This understanding of infrasound and its effects has only come long after Brunton’s day. Does it explain his experience (and indeed, whatever it was that evidently rattled Napoleon in the same circumstances) as a trick of the mind? It might. Settling down for the night in the granite-lined Chamber, Brunton describes experiencing an 'undefinable feeling of uneasiness' - which exactly fits the effects of exposure to infrasound. Sensed ghostly presences, both in ‘haunted’ houses and inside the Great Pyramid of Giza, might be no more than these mischievous low-frequency sound waves messing with our minds. The setting itself – a ‘creepy’ old house at night, or the cold and echoing gloom of the Pyramid’s interior – does the rest. But trust me: when you are actually in the situation and these things are coming straight at you, all the reassuring science goes straight out the window!

[1] The current eBay price is around €45. I bought my copy for €8!

[2] Paul Brunton: A Search in Secret Egypt. Pub. Rider, 1936.

[3] Paul Brunton: A Search in Secret Egypt. Pub. Arrow, 1962.

[4] Graham Hancock: Fingerprints of the Gods. The author describes bribing the guards to allow him to make a dangerous night ascent to the Pyramid’s summit (left, in the background). Anyone who actually believes that the Great Pyramid was ‘just’ a pharaoh’s tomb, as orthodox archaeology insists, can be helped out of their dream by reading this book. John Michell’s The View Over Atlantis is also recommended for the same reason, as is John Anthony West’s Serpent in the Sky. All three titles are now classics in their field.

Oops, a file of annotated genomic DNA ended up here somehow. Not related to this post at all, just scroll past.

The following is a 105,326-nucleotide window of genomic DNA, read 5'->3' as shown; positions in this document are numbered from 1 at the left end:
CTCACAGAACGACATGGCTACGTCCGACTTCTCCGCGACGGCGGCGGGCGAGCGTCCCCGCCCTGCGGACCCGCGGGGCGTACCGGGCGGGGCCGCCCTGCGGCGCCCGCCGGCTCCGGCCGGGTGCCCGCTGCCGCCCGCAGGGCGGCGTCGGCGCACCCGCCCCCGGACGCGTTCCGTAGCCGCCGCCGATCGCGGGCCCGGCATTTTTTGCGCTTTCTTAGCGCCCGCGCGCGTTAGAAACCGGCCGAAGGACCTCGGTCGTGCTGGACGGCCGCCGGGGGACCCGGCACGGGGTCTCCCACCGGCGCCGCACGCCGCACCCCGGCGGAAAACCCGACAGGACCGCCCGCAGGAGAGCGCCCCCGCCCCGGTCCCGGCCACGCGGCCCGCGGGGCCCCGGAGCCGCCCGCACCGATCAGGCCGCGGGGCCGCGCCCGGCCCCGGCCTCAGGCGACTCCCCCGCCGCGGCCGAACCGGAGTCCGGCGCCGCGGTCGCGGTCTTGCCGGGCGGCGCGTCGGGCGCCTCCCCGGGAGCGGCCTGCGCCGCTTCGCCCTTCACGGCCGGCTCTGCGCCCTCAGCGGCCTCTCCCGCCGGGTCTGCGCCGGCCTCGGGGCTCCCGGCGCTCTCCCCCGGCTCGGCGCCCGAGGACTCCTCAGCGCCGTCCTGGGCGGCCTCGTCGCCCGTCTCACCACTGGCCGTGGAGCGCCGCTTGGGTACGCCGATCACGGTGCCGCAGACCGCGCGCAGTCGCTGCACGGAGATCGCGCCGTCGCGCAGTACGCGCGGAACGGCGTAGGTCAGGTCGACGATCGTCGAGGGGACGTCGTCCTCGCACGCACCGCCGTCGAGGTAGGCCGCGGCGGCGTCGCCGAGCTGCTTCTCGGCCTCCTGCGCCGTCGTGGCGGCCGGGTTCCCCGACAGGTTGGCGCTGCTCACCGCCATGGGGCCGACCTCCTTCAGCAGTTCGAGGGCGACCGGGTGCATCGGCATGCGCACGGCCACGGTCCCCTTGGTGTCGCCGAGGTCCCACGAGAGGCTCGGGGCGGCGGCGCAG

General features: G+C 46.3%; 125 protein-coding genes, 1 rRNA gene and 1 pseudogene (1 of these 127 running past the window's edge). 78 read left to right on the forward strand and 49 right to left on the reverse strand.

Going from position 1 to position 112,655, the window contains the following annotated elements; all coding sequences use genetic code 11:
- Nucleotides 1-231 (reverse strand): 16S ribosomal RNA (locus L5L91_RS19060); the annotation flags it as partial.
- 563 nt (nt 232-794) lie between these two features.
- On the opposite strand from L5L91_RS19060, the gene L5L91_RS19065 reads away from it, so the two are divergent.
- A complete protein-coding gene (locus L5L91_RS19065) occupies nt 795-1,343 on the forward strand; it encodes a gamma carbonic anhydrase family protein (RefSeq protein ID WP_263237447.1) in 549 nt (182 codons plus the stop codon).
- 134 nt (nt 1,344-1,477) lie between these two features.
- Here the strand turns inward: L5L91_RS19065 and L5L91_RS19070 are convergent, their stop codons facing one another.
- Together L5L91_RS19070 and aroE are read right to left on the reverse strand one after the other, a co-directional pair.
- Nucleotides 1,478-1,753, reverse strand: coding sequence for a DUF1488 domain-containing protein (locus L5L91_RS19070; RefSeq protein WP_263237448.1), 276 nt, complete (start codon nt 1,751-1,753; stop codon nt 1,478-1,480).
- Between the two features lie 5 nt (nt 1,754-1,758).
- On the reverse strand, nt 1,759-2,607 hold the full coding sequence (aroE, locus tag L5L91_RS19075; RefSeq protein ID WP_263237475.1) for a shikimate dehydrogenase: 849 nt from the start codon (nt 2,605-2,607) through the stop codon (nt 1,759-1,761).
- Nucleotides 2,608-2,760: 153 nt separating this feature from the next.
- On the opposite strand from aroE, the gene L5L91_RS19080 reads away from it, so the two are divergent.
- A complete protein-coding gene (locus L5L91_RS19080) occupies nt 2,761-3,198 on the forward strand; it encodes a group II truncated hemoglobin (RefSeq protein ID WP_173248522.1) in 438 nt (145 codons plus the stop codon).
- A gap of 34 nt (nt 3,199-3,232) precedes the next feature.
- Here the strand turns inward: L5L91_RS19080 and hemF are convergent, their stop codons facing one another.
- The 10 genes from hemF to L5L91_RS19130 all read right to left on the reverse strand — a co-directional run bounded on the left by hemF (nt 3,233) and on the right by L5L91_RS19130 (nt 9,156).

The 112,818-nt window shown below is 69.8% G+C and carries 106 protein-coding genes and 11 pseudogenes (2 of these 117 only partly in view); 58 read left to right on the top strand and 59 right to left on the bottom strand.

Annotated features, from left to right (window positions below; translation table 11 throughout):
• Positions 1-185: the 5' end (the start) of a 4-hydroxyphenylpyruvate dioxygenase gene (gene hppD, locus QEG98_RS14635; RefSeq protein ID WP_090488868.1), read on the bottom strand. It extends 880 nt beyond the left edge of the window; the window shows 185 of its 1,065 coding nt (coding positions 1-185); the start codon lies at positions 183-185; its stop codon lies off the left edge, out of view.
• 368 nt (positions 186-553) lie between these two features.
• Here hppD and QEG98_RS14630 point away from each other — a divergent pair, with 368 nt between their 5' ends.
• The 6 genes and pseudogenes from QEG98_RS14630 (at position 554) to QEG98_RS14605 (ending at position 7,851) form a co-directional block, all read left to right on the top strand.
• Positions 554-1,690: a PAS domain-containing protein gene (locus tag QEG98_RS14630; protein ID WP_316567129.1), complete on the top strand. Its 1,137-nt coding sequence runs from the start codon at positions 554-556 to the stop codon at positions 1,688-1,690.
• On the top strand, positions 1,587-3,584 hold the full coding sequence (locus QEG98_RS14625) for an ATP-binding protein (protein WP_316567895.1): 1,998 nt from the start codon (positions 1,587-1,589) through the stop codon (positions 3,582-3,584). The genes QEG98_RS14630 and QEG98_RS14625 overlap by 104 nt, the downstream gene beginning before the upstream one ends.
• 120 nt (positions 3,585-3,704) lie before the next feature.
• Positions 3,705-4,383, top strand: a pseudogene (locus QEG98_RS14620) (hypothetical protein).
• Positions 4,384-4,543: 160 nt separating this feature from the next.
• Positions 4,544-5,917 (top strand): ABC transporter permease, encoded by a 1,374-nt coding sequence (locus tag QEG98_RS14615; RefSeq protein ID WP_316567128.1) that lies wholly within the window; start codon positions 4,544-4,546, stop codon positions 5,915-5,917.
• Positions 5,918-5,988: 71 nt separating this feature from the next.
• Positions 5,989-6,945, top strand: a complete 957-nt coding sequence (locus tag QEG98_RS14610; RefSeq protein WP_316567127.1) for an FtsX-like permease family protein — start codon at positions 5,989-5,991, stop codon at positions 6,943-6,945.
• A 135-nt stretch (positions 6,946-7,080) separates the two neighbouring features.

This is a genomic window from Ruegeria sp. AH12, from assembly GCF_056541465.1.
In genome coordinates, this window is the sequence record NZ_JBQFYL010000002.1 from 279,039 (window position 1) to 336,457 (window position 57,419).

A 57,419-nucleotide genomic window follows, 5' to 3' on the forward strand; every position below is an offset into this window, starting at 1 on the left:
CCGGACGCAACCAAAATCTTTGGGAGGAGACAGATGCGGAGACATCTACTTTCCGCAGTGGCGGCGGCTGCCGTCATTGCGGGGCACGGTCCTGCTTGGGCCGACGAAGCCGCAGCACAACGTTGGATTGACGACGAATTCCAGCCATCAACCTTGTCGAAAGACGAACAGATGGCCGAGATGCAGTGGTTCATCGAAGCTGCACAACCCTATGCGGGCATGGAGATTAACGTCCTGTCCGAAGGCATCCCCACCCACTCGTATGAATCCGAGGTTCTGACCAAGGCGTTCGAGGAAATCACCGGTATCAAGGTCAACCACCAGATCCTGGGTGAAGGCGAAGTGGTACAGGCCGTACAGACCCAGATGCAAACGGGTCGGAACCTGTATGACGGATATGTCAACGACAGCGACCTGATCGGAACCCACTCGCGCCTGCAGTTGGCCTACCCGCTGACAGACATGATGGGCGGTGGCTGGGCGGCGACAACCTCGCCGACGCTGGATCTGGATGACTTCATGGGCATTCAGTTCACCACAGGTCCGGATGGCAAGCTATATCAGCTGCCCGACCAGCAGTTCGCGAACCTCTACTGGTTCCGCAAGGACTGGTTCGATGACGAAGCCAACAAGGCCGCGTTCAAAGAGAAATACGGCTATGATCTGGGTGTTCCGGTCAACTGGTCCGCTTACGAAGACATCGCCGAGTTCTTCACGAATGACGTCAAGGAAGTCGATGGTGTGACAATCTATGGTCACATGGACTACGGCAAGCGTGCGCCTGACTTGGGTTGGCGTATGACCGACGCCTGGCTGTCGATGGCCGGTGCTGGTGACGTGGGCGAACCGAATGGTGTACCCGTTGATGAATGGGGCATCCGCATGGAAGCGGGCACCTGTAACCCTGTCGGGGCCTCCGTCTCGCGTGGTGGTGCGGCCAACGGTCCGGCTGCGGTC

[5] By the author Christopher Dunn.

[6] The audible threshold for human hearing is above 20 hertz, so any sound wave below 20 hertz is in the infrasound wave spectrum. The presence of infrasound in the Great Pyramid begs the question as to whether the infrasound there is a natural phenomenon – a side effect caused by the internal tunnels and chambers – or whether the architecture was deliberately contrived to generate the sub-audio effects. Having read the above three books, I would be totally unsurprised if it was the latter. The Great Pyramid is the most remarkable structure ever built, and as it is entirely possible that its purpose was at least in part for some sort of initiatory rituals, then these would only be enhanced by the presence of the infrasound phenomenon. 

The top image is adapted from a period postcard in my collection dating from the 1930's. The image of the interior of the King's Chamber is adapted from a photo at CultureFocus. The 'ghost lights' in this photo are my own enhancement to suggest the atmosphere which Brunton experienced.

Thanks to T.M. Harte at M.E.S.A. for reviewing the infrasound aspects of this post for me.

A well-reasoned appraisal of the infrasound phenomenon in relation to alleged paranormal activity can be found at Shaun Underwood's Infrasound, from which the image of the infrasound signal has been adapted. This author also mentions that infrasound can cause visual hallucinations, and can be generated by such natural phenomena as thunderstorms. The feelings of apprehension which many experience during a thunderstorm (even when in a safe situation) could be due to the infrasound phenomenon.


  1. And we meet - yet again M'El

  2. What a pleasure to see you here, M'El! Of course you are welcome here anytime!

  3. we made it here, because we are dreaming here!
    ascending upwards...x